- By Dan Caterinicchia, Dan Caterinicchia, Matthew French
- May 19, 2003
Don't Believe Everything You See
On Sunday, March 23, citizens of Baghdad claimed to have downed an Apache helicopter and were searching for the pilots along the banks of the Tigris River. On live television, Iraqi citizens and soldiers were seen firing automatic weapons into the water and then setting fire to reeds along the riverbank, believing the surviving pilots could be using the tall grass to hide.
It turns out that the "pilot" of that aircraft was perfectly safe, controlling a Predator unmanned aerial vehicle (UAV) from an undisclosed rear echelon location surrounded by allied forces.
"If there had been a pilot of that aircraft, he would have been about this big," said Air Force Col. Gary Connor, holding his hands about 18 inches apart. Connor is director of the reconnaissance program office at Wright-Patterson Air Force Base in Ohio.
"We took an old Predator, stripped it down to the bare minimum and sent it over Baghdad just to see if their air defenses would work," Connor said, adding that the test proved that UAVs save lives.
Lt. Gen. Joseph Kellogg Jr., director of command, control, communications and computers for the Joint Chiefs of Staff, announced he will be leaving the military this summer but said he will be staying in the defense information technology business.
"I'll be changing career patterns," not retiring, Kellogg told the Interceptor earlier this month at AFCEA International's TechNet conference in Washington, D.C. "I want to stay in this business, probably in the private sector. What I love about it is you're always on your game and it changes so fast. You have to be flexible, have mental agility... and it's fun."
During his tenure on the Joint Staff, Kellogg has been an outspoken information technology advocate, and he has long crusaded for Joint Forces Command to be given complete control of joint command and control operations, including funding authority.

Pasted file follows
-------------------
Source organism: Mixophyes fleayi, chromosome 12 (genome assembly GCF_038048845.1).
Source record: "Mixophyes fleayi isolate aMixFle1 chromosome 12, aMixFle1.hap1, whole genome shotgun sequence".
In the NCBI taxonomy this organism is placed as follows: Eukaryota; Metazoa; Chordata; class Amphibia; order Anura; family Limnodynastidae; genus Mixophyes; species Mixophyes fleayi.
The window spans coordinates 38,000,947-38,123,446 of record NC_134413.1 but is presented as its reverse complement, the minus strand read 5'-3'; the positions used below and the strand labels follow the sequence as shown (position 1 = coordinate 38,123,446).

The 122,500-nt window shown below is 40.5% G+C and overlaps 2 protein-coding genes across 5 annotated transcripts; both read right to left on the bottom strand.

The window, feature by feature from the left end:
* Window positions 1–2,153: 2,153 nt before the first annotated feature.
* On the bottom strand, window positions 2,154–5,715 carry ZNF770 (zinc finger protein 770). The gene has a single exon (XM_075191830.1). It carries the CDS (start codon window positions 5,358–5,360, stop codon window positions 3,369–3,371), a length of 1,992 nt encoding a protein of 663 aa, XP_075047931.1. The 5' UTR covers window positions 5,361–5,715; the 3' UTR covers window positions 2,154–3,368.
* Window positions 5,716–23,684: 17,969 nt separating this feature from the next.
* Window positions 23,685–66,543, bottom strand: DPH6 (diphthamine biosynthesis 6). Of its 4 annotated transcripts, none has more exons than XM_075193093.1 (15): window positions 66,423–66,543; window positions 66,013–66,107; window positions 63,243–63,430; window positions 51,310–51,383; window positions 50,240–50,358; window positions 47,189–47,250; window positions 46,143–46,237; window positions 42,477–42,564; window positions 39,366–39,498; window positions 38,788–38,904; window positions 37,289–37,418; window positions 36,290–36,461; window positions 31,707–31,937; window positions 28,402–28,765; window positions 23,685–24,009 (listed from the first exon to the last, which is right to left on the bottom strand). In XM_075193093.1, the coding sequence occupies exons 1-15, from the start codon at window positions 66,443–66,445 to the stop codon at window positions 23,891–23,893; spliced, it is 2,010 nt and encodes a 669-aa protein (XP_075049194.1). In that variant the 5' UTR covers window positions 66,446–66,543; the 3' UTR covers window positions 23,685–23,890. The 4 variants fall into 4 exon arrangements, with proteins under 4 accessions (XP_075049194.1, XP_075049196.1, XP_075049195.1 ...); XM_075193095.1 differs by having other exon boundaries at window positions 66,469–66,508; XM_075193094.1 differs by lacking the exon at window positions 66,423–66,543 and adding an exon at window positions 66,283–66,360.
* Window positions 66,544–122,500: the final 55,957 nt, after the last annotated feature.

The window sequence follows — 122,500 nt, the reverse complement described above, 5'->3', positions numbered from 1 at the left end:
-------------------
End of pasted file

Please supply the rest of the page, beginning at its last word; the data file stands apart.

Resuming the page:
Air Force Lt. Gen. Harry Raduege Jr., director of the Defense Information Systems Agency, said Kellogg was a "key player" in the Defense Department's ongoing transformation efforts, especially in advocating that any new systems be "born joint."
But Raduege said he agreed with the Pentagon's decision to keep joint command and control funding with the individual services.
Army's New Venture: Capital
Following the CIA's lead, the Army has launched a venture capital initiative aimed at obtaining lighter, more efficient power sources for soldier- carried systems.
The goal of the initiative is to jump-start promising portable power and energy technologies, lightening soldiers' loads as they operate worldwide in extreme environments and challenging conditions. The initiative will focus its investment activities on innovative technology companies, including those that normally may not do business with the Army.
"Power and energy technologies are an opportune area for Army investment, particularly because the Army's interests parallel those fueling the commercial market," A. Michael Andrews II, the service's chief scientist and deputy assistant secretary for research and technology, said in a statement. "Finding new energy sources for soldiers is akin to a search for better power solutions for handheld computers, personal digital assistants and cell phones. Lighter and smaller is better."
The effort will be managed by a nonprofit corporation, which will be modeled on the CIA's venture capital initiative, In-Q-Tel Inc. The Army selected OnPoint Technologies Inc. of Maitland, Fla., to manage its initiative.
Helmet Fires — and Peewee Soccer?
"Information operations has been oversold and undervalued up to now, and it's time to reverse that," said Navy Adm. James Ellis Jr., commander of U.S. Strategic Command, adding that he'd prefer it if IO stood for "integrated operations."
Ellis said a number of initiatives are under way at Stratcom to make DOD's information operations and command, control, communications, computers, intelligence, surveillance and reconnaissance (C4ISR) capabilities as efficient as possible, including reallocating ISR assets as they return from wartime deployments in order to best protect the nation.
"We must get beyond the 'peewee soccer' approach to ISR," Ellis said, comparing the games where kids flock after the ball to DOD putting all of its sensors in one region of the world when a problem occurs. He said that bunching the sensors this way leaves two-thirds of the world vulnerable and invites conflict.
DOD must also be wary of information overload, which can cause "helmet fires" when pilots get too much data to process, Ellis joked.
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